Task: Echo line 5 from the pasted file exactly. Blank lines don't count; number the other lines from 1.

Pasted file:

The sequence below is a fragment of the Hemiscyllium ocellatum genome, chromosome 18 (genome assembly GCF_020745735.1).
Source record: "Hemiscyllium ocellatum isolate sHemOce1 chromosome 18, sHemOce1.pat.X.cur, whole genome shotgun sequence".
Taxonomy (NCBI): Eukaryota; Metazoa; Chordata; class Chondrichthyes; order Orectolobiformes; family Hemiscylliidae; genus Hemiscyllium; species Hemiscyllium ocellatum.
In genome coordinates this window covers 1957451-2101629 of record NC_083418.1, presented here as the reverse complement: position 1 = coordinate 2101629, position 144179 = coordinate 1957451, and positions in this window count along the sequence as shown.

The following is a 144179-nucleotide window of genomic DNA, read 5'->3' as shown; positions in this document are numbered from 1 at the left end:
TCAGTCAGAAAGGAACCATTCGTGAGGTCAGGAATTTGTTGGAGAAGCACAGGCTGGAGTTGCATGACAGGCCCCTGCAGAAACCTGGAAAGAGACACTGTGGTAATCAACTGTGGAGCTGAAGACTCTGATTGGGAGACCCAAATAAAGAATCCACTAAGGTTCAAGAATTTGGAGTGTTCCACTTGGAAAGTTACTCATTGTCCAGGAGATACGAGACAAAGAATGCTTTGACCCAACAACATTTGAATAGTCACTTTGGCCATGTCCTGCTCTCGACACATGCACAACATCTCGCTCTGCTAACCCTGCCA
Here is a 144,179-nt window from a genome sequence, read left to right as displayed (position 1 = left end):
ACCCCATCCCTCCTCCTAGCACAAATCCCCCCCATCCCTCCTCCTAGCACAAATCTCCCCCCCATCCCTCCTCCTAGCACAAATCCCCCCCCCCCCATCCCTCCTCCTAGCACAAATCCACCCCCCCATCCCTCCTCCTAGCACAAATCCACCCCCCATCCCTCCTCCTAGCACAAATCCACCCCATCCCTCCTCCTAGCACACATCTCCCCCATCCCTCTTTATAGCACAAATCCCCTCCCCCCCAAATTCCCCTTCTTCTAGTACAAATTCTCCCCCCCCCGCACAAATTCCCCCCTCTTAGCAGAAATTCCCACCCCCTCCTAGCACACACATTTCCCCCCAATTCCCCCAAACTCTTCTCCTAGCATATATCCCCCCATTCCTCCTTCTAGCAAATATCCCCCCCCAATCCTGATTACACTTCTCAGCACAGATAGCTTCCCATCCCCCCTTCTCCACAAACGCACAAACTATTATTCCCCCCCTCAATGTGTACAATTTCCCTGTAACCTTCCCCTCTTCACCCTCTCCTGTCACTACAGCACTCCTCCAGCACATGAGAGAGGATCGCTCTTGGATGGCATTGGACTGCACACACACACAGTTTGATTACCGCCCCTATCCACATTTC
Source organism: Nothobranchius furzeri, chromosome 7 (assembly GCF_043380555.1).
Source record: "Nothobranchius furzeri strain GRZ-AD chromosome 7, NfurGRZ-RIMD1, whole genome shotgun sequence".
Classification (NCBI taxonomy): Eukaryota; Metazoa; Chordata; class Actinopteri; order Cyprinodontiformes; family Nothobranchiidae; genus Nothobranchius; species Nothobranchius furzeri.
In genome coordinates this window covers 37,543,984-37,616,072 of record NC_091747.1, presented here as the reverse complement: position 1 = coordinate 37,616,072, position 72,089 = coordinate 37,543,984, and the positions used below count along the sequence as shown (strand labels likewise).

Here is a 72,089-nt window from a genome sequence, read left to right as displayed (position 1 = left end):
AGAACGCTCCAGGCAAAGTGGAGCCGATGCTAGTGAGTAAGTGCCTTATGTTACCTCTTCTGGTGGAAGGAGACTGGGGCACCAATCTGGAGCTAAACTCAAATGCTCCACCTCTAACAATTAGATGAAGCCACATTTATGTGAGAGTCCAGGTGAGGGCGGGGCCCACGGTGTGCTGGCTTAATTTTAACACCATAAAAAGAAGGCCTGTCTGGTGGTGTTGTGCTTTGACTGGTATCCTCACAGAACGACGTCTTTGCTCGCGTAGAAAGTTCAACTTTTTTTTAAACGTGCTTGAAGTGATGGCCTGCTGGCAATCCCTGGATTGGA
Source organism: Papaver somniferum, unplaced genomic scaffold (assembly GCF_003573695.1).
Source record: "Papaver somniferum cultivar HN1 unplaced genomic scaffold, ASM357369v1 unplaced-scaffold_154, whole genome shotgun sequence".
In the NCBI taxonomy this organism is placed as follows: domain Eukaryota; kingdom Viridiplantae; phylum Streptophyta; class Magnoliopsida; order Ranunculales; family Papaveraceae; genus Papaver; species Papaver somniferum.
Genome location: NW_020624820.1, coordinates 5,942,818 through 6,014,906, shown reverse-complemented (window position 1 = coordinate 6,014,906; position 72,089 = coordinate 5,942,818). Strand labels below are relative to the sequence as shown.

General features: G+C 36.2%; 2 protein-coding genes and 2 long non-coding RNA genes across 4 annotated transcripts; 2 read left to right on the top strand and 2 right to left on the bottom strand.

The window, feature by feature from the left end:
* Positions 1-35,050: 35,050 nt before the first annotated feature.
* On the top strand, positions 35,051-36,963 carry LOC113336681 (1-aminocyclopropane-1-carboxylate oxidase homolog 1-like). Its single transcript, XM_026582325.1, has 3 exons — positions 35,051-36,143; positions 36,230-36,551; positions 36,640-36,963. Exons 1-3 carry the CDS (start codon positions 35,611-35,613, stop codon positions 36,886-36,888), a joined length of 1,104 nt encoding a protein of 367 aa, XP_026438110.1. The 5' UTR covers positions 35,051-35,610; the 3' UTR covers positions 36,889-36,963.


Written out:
The following is a 144179-nucleotide window of genomic DNA, read 5'->3' as shown; positions in this document are numbered from 1 at the left end: